In Section 2, we review the theoretical background behind our method and its implementation through R package ed4bhm. In Section 3, we review the case studies and the models assumed. Then, in Section 4 we present the results which demonstrate the performance of the measures TED, pEDL and pEDS in applications. We conclude with a discussion in Section 5.

## 2 Methods

In this section, we review the Bayesian NNHM, present the idea of weighting the likelihood, and define the TED measure, which quantifies the total empirical determinacy of posterior parameters. Moreover, we define the proportion of empirical determinacy for posterior location (pEDL) and spread (pEDS). In addition, we specify the implementation of TED, pEDL and pEDS in INLA and JAGS. Finally, a short description of the R package ed4bhm is provided.

### 2.1 Bayesian meta-analysis

The Bayesian normal-normal hierarchical model (NNHM) consists of three levels: the sampling model, the latent random-effects field, and the priors. We consider the Bayesian NNHM with data , within-study standard deviations and between-study standard deviation

(1) |

In this model, are fixed, is the overall effect, is the heterogeneity, and are the random effects. For case studies, we assume a weakly informative normal prior and either a half-normal (HN) or a half-Cauchy (HC) prior . We use HN and HC with domain on

that emerge after taking absolute value of normal and Cauchy distributions located at 0 with domain on

. We estimate marginal posterior distributions for all the parameters with both INLA (rue_martino_chopin_09) and JAGS (plummer_jags_16).### 2.2 Likelihood weighting

Likelihood weighting is applicable to BHMs with various primary outcomes. A base model is the model without weighting (). Posterior distribution in the base model can be obtained as

(2) |

where is the likelihood, is the latent field, is the assumed prior distribution, and is the set of all the parameters in the model except the random effects .

The posterior distribution in a model with weighted likelihood can be written as

(3) |

Note that, gives more weight to the likelihood (corresponds to the case of having more data) and gives less weight to the likelihood (corresponds to the case of having less data). For example, for the Bayesian NNHM given by (1), the posterior distribution from a weighted model reads as

where are random effects.

### 2.3 Affinity measure Bhattacharyya coefficient

Following roos_hunanyan_bakka_rue_2020, we consider the Bhattacharyya coefficient (BC) (bhattacharyya_43)

between two probability density functions, which is given by

(4) |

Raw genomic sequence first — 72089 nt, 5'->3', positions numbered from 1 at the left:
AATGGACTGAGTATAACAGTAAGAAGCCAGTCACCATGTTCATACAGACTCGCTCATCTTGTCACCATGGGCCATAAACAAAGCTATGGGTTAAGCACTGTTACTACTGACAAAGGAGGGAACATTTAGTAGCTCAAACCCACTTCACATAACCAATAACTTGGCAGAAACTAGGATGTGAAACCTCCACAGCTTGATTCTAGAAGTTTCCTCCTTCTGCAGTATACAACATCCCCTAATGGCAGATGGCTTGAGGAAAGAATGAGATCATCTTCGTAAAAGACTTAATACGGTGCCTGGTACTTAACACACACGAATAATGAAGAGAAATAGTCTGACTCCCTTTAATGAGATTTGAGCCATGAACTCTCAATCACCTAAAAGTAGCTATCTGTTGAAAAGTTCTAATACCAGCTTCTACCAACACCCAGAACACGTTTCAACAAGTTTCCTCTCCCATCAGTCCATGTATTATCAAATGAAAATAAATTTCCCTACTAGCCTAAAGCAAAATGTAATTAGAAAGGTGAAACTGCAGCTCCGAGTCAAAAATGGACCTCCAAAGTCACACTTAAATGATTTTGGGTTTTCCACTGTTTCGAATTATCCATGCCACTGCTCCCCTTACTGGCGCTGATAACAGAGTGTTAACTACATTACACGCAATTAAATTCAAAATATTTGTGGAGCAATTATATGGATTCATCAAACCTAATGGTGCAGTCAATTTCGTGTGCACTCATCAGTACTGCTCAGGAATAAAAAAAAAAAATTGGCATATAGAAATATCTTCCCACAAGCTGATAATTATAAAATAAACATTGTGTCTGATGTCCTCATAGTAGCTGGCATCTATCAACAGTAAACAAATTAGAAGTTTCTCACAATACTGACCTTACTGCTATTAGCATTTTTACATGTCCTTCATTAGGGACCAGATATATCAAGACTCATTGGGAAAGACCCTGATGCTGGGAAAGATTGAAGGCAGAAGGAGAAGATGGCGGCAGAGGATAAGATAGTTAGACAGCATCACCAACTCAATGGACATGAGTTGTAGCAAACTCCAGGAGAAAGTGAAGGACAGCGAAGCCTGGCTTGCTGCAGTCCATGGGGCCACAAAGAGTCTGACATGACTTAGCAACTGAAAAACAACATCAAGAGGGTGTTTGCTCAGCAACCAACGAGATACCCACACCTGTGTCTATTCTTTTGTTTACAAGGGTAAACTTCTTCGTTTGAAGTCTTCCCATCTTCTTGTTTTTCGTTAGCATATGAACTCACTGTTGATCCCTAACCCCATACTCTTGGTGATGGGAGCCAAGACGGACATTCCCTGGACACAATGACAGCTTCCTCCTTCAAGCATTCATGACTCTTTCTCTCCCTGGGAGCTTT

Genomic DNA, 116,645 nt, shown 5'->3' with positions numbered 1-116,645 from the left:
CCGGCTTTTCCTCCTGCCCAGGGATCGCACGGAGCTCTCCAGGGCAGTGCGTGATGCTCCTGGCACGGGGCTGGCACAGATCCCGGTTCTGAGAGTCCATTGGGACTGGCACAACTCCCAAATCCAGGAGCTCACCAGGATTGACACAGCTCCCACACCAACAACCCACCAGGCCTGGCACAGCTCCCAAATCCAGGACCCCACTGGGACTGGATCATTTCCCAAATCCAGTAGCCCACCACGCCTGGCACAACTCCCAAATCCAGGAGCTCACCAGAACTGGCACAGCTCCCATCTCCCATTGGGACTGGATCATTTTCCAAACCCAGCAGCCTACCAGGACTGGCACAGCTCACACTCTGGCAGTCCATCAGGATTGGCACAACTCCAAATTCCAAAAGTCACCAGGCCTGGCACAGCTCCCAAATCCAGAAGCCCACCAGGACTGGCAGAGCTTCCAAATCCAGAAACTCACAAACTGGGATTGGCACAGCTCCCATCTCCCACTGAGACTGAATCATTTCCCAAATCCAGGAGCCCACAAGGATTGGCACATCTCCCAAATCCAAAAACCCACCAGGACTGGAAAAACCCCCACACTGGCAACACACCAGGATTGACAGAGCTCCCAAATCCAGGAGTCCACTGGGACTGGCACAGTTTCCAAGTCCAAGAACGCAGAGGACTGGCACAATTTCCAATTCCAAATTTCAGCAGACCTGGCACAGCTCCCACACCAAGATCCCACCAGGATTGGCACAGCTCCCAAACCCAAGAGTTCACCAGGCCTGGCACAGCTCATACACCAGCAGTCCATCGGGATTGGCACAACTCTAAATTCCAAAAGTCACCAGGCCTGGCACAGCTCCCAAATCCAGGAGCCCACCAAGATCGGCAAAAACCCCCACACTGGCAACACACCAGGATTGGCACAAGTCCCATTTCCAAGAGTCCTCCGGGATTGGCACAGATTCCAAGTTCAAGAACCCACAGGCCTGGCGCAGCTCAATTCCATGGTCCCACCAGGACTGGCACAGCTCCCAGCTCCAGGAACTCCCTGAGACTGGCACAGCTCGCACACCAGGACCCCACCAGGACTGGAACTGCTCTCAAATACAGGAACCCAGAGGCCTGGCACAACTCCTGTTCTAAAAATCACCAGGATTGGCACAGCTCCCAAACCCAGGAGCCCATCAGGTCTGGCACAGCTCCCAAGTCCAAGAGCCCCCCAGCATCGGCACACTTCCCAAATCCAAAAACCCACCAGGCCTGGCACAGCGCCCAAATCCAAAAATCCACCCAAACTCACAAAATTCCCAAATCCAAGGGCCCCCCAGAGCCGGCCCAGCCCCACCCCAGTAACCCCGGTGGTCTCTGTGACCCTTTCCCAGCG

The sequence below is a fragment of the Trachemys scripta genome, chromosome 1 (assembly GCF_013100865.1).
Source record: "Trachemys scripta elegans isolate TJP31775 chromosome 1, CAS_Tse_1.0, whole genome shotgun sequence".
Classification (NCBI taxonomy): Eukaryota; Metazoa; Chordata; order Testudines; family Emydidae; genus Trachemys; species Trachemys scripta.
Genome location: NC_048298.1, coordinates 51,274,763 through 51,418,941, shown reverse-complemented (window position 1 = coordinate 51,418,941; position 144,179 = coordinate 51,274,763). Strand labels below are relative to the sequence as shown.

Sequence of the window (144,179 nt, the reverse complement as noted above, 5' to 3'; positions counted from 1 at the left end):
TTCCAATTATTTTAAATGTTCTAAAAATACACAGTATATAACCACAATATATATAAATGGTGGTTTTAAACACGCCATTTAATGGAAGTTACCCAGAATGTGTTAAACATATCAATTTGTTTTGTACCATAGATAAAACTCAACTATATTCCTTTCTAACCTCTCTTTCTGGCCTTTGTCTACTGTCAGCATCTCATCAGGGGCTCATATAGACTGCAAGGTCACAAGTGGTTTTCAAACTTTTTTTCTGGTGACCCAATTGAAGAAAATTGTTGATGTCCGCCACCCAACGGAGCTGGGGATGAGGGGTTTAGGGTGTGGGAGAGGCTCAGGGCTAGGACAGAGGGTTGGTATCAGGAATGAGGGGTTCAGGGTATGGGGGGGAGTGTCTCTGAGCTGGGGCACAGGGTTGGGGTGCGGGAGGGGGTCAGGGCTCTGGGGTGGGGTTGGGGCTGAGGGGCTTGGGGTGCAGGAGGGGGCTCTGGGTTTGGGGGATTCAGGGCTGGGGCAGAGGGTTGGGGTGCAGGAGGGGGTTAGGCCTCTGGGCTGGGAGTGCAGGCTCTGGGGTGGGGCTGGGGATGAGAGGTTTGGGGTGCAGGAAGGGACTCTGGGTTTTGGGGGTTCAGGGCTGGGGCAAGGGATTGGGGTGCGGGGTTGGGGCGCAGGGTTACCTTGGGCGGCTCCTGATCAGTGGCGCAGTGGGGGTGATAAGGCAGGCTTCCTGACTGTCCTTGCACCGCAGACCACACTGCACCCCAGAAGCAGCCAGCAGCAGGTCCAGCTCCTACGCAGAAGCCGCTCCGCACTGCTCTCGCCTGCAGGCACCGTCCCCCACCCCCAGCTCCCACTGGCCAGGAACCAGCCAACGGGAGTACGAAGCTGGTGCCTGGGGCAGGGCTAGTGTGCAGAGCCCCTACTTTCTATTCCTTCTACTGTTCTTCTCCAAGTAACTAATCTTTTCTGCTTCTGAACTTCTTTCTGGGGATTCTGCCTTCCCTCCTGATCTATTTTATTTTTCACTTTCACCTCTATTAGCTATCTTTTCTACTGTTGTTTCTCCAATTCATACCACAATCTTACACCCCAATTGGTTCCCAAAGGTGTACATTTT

where . BC attains values in [0, 1]. Moreover, BC is 1 if and only if the two densities completely overlap and is 0 when the domains of the two densities have no overlap. BC has convenient numerical properties and is invariant under any one-to-one transformation (for example, logarithmic) (jeffreys_61; roos_held_11; roos_martins_held_rue_15; roos_hunanyan_bakka_rue_2020). Furthermore, BC is directly connected to the Hellinger distance (H), by .

For two normal densities, BC defined in Equation (4) reads

(5) |

where is the density of a distribution with

. In general, any density can be approximated to the first order by a normal distribution

(johnson_kotz_balakrishnan_94; hjort_glad_95). Following roos_hunanyan_bakka_rue_2020, we approximate the marginal posterior distribution for byand apply moment matching together with the Equation (

5) to obtain(6) |

For posteriors of precision parameters, we apply this approximation to log-transformed posteriors. This approach is justified by the invariance of BC.

### 2.4 Quantification of the total empirical determinacy

Following roos_hunanyan_bakka_rue_2020, we define the TED() measure as the negative second derivative of the Bhattacharyya coefficient (BC) between the base and weighted posterior distributions for each parameter of the model. Here,

(7) |

where is the marginal posterior distribution from the model with weighted likelihood with . By , TED evaluates the second derivative of the squared Hellinger distance . Note that, denotes the base model with the original likelihood, which induces the base marginal posterior density . We quantify the total empirical determinacy (TED) of the marginal posterior of the parameter. TED can be used to compare the empirical determinacy between different parameters and by computing a ratio TED/TED (roos_hunanyan_bakka_rue_2020).

Note that TED in Equation (7) measures the impact of likelihood weighting on the whole marginal posterior distribution. We refine this approach and consider the impact of likelihood weighting on location (L) and spread (S) of the marginal posterior distribution in the next section.

### 2.5 Empirical determinacy of location and spread

In this section, we show how to quantify the impact of likelihood weighting on posterior location (L) and spread (S). This gives rise to empirical determinacy of location (EDL) and spread (EDS).

Given the BC between two normal densities in Equation (5), we consider , where

and

Equations (2)–(5) of the Supplementary Material show that

(8) |

which is equivalent to

(9) |

where

(10) |

and

(11) |

for . Equation (9) facilitates computation of the proportion of the empirical determinacy of the location (pEDL), which is the proportion of EDL to TED, and the empirical determinacy of the spread (pEDS), which is the proportion of the EDS to TED (Equation (12))

(12) |

where .

### 2.6 Computational issues

In practice, we approximate the derivatives numerically by the second-order central difference quotient formula. Note that . Thus, for Equation (7), we obtain

(13) | ||||

(14) |

For computations, we consider weights , with . For precisions, we conduct all computations on the logarithmic scale.

#### 2.6.1 Implementation of TED in INLA